gmalivuk wrote:Though to be fair, it's probably at least in part due to that very fact that it seems so pretentious now. Like they're trying to imitate a convention used in "classics" to make their own book seem like it's on par with them.

Though, that's still pushing a certain ahistorical view on the matter. In reality it's a very common practice that has always been around in literature. It only seems less common if you aren't familiar with the convention. For one, genre work never really tended to need the distinction. So it neither came of age when the novel wasn't a predominate form of literature or in an age where their was a large variety of different literary works, particularly non-fiction.

Also, King, ever read Slaughterhouse Five? Did you like it? Or, at least think it not crap?
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Re: "A Novel"

Postby Scarborough » Sun Oct 09, 2011 3:54 am UTC

Doesn't "a novel" also basically tell the reader what they're going to get, even if it's filed under fiction or literature?

As in:
Correction: A Novel
vs.
Where Three Roads Meet: Novellas
vs.
Like You'd Understand Anyway: Stories

Correction: A Novel is a novel that wasn't crap.
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Re: "A Novel"

Postby TheAmazingRando » Sun Oct 09, 2011 8:26 pm UTC

I find it's a pretty useful distinction when the author writes in multiple formats. For example, David Foster Wallace wrote Infinite Jest: A Novel, A Supposedly Fun Thing I'll Never Do Again: Essays and Arguments, and Oblivion: Stories. Wallace was primarily known for his non-fiction when Infinite Jest came out, so it was a useful subtitle.

It also serves as a genre marker for "literary fiction," which tends to be less about plot and narrative and more about characters, psychology, and philosophy. This makes poorly written literary fiction infuriating to read (as opposed to a bad work of genre fiction, which might still have an entertaining story), but there's plenty of really good stuff out there too.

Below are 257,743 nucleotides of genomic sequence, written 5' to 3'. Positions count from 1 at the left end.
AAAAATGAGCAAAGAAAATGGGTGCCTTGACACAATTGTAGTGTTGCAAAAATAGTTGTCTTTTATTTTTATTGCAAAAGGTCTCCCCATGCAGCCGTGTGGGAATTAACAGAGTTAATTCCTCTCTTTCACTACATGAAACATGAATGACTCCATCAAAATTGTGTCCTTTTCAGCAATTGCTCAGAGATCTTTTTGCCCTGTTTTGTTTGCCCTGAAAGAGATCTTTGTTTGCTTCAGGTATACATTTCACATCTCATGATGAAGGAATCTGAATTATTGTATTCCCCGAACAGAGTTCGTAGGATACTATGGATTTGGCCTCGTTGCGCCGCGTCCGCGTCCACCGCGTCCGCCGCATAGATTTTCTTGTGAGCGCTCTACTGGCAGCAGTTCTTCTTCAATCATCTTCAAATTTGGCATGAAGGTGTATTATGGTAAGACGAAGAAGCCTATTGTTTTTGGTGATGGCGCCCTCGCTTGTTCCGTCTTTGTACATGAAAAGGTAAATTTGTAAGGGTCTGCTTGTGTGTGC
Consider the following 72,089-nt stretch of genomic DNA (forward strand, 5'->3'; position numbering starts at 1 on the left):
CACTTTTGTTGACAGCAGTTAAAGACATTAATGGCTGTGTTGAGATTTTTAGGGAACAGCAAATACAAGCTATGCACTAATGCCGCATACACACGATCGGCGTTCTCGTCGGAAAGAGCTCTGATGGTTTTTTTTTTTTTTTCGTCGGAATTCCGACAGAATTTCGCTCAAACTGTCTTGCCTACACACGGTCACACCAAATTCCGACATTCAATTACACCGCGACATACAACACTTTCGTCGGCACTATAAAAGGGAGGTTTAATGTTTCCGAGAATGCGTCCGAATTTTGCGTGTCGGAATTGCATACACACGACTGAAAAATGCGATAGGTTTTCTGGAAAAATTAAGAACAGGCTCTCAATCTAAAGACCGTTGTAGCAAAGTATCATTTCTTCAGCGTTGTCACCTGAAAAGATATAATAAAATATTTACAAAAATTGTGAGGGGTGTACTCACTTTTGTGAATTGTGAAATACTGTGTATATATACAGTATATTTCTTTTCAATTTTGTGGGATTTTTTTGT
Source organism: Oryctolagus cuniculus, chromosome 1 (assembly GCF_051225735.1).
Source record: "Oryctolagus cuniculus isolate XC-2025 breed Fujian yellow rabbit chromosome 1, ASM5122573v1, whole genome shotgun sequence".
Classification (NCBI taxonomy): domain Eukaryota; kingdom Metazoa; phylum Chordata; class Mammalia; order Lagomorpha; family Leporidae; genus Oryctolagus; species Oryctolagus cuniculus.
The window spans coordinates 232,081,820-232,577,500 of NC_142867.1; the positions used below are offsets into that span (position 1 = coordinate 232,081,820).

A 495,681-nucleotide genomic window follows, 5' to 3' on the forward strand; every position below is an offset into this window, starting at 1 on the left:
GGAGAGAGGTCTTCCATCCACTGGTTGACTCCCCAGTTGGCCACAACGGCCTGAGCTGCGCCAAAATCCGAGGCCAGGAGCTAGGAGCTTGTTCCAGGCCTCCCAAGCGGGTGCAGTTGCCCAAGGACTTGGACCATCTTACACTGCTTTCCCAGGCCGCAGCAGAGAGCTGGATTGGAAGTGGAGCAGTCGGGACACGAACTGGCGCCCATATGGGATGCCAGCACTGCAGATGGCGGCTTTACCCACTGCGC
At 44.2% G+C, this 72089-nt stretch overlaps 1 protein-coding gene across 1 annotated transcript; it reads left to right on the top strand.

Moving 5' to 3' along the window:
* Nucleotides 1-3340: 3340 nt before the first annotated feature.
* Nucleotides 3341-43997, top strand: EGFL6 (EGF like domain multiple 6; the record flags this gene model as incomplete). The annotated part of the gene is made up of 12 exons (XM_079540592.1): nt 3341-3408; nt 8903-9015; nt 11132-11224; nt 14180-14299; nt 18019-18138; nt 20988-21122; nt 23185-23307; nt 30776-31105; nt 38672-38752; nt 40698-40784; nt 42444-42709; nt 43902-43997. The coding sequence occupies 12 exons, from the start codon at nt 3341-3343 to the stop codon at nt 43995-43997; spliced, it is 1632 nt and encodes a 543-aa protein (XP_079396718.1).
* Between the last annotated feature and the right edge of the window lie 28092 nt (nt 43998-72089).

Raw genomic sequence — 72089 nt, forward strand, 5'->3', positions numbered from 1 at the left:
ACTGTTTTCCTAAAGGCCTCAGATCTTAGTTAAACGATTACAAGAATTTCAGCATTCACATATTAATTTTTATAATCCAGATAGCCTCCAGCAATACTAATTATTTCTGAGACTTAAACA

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Re: "A Novel"

Postby ruleeet » Wed Nov 23, 2011 2:06 pm UTC

TheAmazingRando wrote:It also serves as a genre marker for "literary fiction," which tends to be less about plot and narrative and more about characters, psychology, and philosophy. This makes poorly written literary fiction infuriating to read (as opposed to a bad work of genre fiction, which might still have an entertaining story), but there's plenty of really good stuff out there too.

Can you provide some examples? I would be interested to give them a read
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Re: "A Novel"

Postby Jahoclave » Mon Nov 28, 2011 10:49 pm UTC

ruleeet wrote:
TheAmazingRando wrote:It also serves as a genre marker for "literary fiction," which tends to be less about plot and narrative and more about characters, psychology, and philosophy. This makes poorly written literary fiction infuriating to read (as opposed to a bad work of genre fiction, which might still have an entertaining story), but there's plenty of really good stuff out there too.

Can you provide some examples? I would be interested to give them a read

Disgrace By Coetzee.
100 Years of Solitude by Gabriel García Márquez (It's better if you don't try to figure out the timeline too much).
Blind Assassin by Atwood
Most of the stuff I've read by Kevin Brockmeier. Daniel Woodrell is also good. --And I'm not just recommending them because of their connection to my University.

Basically, if you pick up the Best American Short Stories collection you're going to find a lot of good literary fiction. Or, The Norton Anthology of Short Fiction.

Another hint is if they've been published in The New Yorker, Glimmer Train, or other prominent journals.